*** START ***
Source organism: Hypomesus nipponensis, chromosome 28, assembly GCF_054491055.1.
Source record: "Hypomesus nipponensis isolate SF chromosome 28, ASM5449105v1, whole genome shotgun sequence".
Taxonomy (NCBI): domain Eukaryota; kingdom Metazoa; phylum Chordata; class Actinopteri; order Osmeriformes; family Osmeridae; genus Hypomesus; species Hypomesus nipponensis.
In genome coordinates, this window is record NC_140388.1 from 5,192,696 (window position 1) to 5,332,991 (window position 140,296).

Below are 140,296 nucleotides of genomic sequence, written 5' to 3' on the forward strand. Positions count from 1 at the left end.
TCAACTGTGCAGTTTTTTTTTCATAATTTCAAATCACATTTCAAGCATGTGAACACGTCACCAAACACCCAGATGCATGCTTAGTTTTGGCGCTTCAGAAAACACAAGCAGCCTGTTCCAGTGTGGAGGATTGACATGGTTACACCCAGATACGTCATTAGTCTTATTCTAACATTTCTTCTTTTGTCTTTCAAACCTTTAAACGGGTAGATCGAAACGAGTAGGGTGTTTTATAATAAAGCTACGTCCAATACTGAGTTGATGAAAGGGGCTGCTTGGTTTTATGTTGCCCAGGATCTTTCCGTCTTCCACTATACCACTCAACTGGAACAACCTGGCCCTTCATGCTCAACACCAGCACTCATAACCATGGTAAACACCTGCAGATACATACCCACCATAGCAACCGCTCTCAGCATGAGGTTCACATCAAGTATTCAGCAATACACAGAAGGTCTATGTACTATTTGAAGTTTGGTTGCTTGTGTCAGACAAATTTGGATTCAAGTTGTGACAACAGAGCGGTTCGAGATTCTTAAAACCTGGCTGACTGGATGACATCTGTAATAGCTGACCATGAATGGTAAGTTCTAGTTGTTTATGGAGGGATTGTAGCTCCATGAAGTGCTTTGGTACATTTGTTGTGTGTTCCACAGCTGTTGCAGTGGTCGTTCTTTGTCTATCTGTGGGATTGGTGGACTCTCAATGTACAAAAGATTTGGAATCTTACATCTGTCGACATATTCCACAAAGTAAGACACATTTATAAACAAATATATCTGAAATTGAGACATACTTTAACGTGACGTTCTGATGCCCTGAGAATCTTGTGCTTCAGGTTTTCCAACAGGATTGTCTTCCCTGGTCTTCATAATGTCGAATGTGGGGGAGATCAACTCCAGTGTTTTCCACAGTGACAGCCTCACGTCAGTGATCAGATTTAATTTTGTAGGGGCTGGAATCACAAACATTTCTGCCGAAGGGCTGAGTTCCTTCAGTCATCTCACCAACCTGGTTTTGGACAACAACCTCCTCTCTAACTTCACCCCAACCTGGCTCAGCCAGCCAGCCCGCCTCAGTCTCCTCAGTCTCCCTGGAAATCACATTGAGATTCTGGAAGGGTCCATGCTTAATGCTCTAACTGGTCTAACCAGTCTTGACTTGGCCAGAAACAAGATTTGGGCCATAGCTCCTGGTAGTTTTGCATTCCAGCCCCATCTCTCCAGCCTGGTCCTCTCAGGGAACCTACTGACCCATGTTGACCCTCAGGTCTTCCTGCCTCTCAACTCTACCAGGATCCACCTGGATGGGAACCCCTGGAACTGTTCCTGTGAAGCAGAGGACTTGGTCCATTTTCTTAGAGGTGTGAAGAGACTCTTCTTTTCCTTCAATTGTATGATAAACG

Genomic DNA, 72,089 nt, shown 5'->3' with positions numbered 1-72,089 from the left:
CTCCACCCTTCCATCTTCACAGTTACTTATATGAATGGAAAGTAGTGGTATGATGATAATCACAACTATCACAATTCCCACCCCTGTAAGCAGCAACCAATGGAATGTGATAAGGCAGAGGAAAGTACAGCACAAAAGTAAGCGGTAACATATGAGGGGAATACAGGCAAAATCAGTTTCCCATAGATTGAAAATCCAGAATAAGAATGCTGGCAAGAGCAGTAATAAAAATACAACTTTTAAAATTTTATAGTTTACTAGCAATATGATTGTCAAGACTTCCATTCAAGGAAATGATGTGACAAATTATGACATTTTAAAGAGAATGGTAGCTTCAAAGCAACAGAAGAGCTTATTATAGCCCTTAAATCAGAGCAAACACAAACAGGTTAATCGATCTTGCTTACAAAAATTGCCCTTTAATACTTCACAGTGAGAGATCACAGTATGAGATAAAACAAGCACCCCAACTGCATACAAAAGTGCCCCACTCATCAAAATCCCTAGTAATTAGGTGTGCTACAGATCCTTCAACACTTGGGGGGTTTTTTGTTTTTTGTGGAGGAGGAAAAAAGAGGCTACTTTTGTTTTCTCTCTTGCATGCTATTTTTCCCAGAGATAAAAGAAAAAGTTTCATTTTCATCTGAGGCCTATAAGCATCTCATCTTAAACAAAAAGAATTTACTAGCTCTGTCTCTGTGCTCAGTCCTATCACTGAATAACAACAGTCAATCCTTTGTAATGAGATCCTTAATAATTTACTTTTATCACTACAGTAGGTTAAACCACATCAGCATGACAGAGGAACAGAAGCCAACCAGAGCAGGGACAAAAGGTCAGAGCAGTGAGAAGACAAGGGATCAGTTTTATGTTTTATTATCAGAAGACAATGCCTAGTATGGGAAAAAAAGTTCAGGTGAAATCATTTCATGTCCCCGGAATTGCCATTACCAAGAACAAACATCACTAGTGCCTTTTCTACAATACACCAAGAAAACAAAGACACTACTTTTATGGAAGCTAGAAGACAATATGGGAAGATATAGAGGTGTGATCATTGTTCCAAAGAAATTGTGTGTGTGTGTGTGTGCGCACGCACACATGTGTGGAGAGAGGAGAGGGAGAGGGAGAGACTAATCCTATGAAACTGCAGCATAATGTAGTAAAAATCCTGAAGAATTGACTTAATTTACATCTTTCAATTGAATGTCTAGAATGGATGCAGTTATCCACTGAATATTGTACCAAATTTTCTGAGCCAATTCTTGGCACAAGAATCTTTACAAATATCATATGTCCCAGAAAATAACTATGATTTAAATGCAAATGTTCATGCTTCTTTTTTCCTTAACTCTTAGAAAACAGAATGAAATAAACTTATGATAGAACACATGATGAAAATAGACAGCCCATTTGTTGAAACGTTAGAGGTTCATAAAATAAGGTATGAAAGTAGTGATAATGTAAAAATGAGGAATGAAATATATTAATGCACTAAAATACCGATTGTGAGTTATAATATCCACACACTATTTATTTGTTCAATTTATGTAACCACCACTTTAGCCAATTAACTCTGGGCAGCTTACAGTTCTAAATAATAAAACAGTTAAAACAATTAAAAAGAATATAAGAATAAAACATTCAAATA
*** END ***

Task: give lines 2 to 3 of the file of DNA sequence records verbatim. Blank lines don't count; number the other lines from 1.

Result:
Source record: "Hypomesus nipponensis isolate SF chromosome 28, ASM5449105v1, whole genome shotgun sequence".
Taxonomy (NCBI): domain Eukaryota; kingdom Metazoa; phylum Chordata; class Actinopteri; order Osmeriformes; family Osmeridae; genus Hypomesus; species Hypomesus nipponensis.